To see a place on the up, you only need to emerge from New Street station – “where Birmingham investment property change in fortunes began, by creating this massive, impressive gateway to the city”, says Peter Smith, residential development associate at Knight Frank.
Large parts of Birmingham are undergoing massive regeneration, with billions of pounds already pumped into developing new areas such as the residential and retail zone of Smithfield, and a new cultural quarter in the east.
HS2, the high-speed rail line that will connect London Euston to Birmingham, Manchester and Leeds from 2026, is never far from people’s lips when explaining the current buzz surrounding the UK’s second city. A further £1bn investment will create several new neighbourhoods around the new Curzon Street HS2 station over the next 30 years.
Investors should focus on the city centre, says Mr Smith. “The core, within the ring road and including the business district and shopping district, is booming – not purely on a price scale, although we are seeing 5pc increases year on year, but in terms of the number of companies moving to the city.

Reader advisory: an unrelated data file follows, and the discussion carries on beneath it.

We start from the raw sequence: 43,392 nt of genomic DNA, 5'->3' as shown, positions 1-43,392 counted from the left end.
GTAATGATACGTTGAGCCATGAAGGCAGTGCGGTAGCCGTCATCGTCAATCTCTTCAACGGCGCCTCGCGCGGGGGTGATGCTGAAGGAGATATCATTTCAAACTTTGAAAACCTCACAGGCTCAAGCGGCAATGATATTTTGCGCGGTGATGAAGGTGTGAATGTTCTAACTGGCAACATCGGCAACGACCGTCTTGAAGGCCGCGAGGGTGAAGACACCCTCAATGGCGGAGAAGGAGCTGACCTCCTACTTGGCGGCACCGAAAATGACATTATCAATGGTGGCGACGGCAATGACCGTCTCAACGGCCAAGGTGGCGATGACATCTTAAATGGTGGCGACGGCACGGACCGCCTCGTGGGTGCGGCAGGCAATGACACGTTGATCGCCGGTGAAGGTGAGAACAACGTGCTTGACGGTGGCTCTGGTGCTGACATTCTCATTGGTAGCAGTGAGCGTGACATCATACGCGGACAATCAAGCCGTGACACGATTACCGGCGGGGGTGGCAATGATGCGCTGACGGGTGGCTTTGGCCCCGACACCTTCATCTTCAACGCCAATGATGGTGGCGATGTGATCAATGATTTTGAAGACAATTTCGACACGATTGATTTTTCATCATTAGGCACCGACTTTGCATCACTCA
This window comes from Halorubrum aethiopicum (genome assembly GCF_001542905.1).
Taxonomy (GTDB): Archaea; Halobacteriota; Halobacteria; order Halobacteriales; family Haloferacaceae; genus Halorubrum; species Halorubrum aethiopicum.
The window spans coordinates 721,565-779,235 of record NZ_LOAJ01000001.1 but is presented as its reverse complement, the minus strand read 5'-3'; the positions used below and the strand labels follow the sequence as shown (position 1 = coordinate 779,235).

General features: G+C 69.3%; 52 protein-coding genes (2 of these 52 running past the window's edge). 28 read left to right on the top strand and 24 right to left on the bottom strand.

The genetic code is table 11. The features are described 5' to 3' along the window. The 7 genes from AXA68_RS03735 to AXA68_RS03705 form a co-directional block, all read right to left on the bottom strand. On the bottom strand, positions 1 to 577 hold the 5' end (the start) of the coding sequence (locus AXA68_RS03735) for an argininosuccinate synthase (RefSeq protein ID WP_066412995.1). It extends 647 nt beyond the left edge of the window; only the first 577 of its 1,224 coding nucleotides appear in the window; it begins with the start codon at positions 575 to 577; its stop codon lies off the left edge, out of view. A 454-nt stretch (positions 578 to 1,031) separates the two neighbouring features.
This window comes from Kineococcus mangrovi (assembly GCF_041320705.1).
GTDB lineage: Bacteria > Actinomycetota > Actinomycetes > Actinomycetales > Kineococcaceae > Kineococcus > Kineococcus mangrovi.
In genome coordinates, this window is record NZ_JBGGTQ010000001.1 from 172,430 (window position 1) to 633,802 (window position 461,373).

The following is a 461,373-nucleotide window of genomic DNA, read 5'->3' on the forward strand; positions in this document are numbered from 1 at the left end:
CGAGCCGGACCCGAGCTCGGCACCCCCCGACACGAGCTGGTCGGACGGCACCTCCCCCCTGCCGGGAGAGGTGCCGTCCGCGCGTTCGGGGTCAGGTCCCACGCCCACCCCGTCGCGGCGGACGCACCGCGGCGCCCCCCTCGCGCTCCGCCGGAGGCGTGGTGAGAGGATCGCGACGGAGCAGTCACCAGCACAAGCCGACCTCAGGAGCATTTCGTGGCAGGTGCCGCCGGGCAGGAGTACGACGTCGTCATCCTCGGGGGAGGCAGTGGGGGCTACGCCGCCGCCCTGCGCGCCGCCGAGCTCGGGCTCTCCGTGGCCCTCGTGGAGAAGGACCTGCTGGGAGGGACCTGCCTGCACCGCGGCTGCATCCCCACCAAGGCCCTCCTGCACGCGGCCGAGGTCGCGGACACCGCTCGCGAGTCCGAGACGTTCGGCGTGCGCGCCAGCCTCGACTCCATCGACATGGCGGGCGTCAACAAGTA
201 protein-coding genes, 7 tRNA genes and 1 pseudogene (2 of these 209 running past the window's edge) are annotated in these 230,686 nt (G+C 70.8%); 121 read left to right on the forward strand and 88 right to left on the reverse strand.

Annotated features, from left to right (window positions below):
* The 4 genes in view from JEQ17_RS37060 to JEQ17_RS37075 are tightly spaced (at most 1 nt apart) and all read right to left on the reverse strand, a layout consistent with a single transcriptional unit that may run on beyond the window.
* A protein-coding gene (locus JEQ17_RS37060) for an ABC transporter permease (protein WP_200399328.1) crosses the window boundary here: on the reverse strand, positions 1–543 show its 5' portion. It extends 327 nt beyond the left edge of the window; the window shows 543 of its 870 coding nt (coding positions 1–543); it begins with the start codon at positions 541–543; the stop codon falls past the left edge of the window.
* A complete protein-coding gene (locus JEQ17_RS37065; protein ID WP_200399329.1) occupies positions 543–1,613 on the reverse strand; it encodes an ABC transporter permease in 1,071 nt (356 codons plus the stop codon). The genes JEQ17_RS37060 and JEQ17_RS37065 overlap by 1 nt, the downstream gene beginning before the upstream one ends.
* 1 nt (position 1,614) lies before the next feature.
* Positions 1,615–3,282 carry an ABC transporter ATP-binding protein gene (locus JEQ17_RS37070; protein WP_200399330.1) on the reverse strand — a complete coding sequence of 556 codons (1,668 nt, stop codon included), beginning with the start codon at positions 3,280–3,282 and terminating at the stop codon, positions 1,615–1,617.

“Deutsche Bank and HSBC are among the organisations setting up head offices in Birmingham; and HM Revenue & Customs is elocating 4,000 staff to the city.”
Mr Smith says: “People moving here with their companies want to live in the core. We are seeing a high number of repeat investors from London and the South East wanting to get their hands on anything in this area. They see it as a safer bet than London and with much more room for profit growth.” One-bedroom flats typically cost £170,000 and two-bedroom £225,000, and city centre investors can expect 5.5pc to 6pc yields.
Two new city centre developments show the level of demand. Mr Smith says: “One near New Street station sold all 29 apartments in 10 days. The other in the business district sold so well after the ‘launch coming soon’ announcement that the launch event never even happened.” He is marketing flats from £145,000 in The Bank, ideally placed for HSBC’s new HQ and, with two towers of 27 and 31 storeys, Birmingham’s tallest residential building.